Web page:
Yeah, well for the record, I think I'm brilliant too.
        THE REVOLUTION WILL NOT COME WITH A SCORECARD

        In the avy: AZ - Doe or Die

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        • #49
          I never said I thought I was "brilliant"...there's a difference between intelligence and experience/insight gathered through years of hard work.

          Now I do in fact believe I'm a fairly intelligent person, but so are just about all of the other posters here (you included diglahh...there can be no doubt you are a very bright person)...my confidence in the power and utility of sabermetrics and in my own insight into the game comes from years of study, not some misguided thought that I'm God's gift to baseball.

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          • #50
            Why don't you people understand? You CAN'T build a championship team by strictly looking at the intangibles of a player. I mean I could look at a lot of players and say "yeah I want this guy, he plays with such heart," Or "yeah I want a team of hustle players." While it's ideal to have a roster full of players who bust their butts on the basepaths and in the field, "hustle" and "heart" is something everyone on this planet has. This is where the weeding out must come in, and while the field of Sabermetrics is still a "third world country," it's still an objective and beautiful field. This isn't a philosophy, it's black and white, it's numbers. The numbers don't lie. It's a matter of how you interpret those numbers that put them to use, and while I consider myself a baseball purist I am all in support of this new way of analyzing our past time. Not only will I learn about this field, but I attempt to someday advance the field in someway, and I only hope traditionalists will follow.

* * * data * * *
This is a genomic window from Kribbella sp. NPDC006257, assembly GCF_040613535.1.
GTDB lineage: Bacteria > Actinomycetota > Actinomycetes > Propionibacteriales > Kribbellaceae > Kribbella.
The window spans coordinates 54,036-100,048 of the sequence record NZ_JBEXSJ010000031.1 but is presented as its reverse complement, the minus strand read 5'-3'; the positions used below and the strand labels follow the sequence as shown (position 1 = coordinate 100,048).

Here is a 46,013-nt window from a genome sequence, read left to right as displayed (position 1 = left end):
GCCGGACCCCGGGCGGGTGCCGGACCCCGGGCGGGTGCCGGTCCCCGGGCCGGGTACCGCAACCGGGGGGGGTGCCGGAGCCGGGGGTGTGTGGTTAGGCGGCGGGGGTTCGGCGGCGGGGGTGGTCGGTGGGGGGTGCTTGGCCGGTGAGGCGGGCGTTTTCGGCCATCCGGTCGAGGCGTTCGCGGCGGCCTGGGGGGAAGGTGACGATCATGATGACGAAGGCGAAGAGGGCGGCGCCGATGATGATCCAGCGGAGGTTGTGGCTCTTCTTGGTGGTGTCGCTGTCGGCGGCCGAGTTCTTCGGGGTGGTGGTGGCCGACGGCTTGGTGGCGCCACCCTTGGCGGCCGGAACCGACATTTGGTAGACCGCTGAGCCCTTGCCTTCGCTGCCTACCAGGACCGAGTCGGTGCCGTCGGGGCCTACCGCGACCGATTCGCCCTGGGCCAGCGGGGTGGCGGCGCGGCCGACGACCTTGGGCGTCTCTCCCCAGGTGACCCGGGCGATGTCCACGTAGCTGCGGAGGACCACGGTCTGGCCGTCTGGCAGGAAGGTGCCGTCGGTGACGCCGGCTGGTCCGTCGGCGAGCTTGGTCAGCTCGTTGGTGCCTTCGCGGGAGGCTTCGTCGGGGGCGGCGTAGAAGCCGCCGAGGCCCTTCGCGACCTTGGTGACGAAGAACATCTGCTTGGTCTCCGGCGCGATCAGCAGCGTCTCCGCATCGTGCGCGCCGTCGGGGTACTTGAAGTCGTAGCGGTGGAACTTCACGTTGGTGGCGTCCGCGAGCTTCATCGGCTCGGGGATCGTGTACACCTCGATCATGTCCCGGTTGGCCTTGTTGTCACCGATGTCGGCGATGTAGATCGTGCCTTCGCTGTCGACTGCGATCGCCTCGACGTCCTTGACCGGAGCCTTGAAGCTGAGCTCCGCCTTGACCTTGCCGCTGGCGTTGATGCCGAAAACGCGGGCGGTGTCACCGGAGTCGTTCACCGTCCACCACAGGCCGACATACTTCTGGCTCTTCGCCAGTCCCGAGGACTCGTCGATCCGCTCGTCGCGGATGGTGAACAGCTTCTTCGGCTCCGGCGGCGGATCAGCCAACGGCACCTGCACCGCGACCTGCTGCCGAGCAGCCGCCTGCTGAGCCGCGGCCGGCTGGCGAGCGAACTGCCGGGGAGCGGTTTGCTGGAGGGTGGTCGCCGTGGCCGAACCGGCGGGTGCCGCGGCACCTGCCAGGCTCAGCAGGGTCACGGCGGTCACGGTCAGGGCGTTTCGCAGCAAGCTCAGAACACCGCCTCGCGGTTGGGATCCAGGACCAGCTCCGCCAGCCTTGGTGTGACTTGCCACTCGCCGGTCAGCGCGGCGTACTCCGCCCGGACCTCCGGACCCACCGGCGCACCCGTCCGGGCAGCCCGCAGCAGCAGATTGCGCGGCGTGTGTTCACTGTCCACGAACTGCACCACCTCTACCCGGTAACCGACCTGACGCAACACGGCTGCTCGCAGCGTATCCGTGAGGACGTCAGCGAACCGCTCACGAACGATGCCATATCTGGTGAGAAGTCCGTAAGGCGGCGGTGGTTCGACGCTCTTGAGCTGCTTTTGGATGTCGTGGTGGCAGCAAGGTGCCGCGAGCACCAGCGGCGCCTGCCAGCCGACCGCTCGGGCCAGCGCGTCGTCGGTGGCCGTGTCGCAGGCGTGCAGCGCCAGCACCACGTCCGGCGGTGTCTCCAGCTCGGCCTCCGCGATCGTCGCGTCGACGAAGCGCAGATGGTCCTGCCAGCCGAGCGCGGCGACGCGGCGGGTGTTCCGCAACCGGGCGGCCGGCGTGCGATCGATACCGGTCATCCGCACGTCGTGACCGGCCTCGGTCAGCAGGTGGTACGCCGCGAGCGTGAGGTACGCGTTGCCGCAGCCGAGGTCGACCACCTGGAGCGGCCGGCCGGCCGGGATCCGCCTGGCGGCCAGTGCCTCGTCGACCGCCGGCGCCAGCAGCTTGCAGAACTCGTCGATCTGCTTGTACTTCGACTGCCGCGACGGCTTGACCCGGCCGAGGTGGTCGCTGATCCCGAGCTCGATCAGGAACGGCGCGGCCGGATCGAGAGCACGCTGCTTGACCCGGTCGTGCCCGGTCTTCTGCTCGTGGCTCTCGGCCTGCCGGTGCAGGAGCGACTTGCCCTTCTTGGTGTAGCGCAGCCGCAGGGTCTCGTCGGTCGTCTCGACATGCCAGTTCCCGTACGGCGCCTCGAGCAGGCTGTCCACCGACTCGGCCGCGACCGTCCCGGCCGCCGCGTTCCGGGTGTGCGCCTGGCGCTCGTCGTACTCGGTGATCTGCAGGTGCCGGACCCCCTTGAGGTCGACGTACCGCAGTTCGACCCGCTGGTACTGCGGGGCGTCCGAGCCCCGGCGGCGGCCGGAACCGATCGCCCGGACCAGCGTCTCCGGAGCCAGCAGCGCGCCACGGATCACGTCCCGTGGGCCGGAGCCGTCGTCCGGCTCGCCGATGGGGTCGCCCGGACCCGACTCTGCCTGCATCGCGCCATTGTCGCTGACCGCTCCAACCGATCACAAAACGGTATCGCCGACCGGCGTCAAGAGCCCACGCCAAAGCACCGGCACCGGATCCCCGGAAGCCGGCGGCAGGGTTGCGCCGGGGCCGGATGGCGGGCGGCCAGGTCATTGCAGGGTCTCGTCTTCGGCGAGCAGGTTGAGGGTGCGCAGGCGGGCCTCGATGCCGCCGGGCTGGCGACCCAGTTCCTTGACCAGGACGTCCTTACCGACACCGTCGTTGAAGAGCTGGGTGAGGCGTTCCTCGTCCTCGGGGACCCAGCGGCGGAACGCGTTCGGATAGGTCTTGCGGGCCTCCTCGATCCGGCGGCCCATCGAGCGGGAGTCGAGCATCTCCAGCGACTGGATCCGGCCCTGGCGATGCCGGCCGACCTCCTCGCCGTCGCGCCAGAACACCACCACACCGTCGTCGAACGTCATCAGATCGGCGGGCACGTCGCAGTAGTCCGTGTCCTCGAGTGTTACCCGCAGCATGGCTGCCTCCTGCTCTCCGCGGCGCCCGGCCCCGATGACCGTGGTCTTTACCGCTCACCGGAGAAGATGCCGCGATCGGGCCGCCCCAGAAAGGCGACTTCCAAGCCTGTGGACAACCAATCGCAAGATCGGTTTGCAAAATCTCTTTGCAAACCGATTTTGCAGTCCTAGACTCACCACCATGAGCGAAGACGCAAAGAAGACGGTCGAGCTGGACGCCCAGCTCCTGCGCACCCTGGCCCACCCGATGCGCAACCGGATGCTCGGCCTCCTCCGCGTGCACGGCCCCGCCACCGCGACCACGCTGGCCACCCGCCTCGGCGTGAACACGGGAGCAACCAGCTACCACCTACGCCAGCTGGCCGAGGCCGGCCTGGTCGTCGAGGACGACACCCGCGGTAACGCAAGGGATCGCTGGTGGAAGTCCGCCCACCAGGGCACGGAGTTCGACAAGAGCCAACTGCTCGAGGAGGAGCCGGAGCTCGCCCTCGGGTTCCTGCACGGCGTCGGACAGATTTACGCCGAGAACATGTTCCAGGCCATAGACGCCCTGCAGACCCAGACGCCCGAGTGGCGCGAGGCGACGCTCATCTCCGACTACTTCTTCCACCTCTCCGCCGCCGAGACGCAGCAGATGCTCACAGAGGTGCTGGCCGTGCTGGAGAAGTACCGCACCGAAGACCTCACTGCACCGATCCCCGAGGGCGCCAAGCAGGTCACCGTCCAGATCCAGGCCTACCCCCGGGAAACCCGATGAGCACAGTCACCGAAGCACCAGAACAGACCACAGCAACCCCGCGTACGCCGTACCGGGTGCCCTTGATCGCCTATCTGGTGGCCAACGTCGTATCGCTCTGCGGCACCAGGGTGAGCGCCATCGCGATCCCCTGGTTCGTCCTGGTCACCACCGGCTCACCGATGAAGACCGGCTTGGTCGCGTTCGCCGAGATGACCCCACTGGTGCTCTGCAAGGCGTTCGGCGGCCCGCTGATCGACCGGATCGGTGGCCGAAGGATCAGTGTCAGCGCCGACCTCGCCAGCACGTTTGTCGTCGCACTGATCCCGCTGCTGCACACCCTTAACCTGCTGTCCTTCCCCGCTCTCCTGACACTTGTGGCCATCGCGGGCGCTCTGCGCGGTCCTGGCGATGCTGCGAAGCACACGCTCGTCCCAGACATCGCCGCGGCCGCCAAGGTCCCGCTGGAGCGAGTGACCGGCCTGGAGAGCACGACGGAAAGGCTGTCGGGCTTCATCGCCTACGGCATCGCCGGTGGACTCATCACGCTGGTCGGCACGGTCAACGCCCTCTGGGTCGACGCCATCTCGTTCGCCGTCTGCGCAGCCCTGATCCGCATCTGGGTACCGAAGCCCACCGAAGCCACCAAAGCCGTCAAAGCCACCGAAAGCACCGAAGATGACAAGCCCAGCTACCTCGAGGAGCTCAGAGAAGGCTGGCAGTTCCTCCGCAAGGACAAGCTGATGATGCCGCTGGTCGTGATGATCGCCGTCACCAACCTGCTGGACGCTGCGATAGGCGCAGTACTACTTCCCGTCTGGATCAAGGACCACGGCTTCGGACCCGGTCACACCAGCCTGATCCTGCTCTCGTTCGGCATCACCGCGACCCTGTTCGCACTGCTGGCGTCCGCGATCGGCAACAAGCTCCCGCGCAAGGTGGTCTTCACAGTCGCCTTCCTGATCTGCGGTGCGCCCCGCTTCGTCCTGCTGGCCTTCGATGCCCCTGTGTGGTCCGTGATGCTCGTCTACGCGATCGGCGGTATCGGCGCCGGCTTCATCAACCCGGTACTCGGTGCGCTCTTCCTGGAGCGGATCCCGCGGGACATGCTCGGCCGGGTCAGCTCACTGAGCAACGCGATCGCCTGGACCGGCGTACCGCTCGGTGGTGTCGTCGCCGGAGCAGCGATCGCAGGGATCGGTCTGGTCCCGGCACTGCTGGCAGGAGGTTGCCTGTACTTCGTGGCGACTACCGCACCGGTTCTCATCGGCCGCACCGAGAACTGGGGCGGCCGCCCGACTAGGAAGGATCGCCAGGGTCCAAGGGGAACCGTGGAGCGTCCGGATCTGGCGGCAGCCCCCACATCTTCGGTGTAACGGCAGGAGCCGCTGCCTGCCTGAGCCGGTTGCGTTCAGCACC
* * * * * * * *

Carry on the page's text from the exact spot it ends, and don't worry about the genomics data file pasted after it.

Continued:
SABR Matt, I've really enjoyed reading your passionate posts ever since I began reading these boards. If by any chance, could you keep me informed on your latest workings in the Sabermetric field? Thanks, I'd appreciate it.

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            • #51
              Matt,

              My sarcasm was just a reaction to the arrogant undertones in your previous post, a post that is not indicative of your general personality (as I have interpretted through your contributions here). Still the subtleties of that post were rather condecending. I was just adding a playful jab. I have much respect for the work you do, and I would like to think that you know that.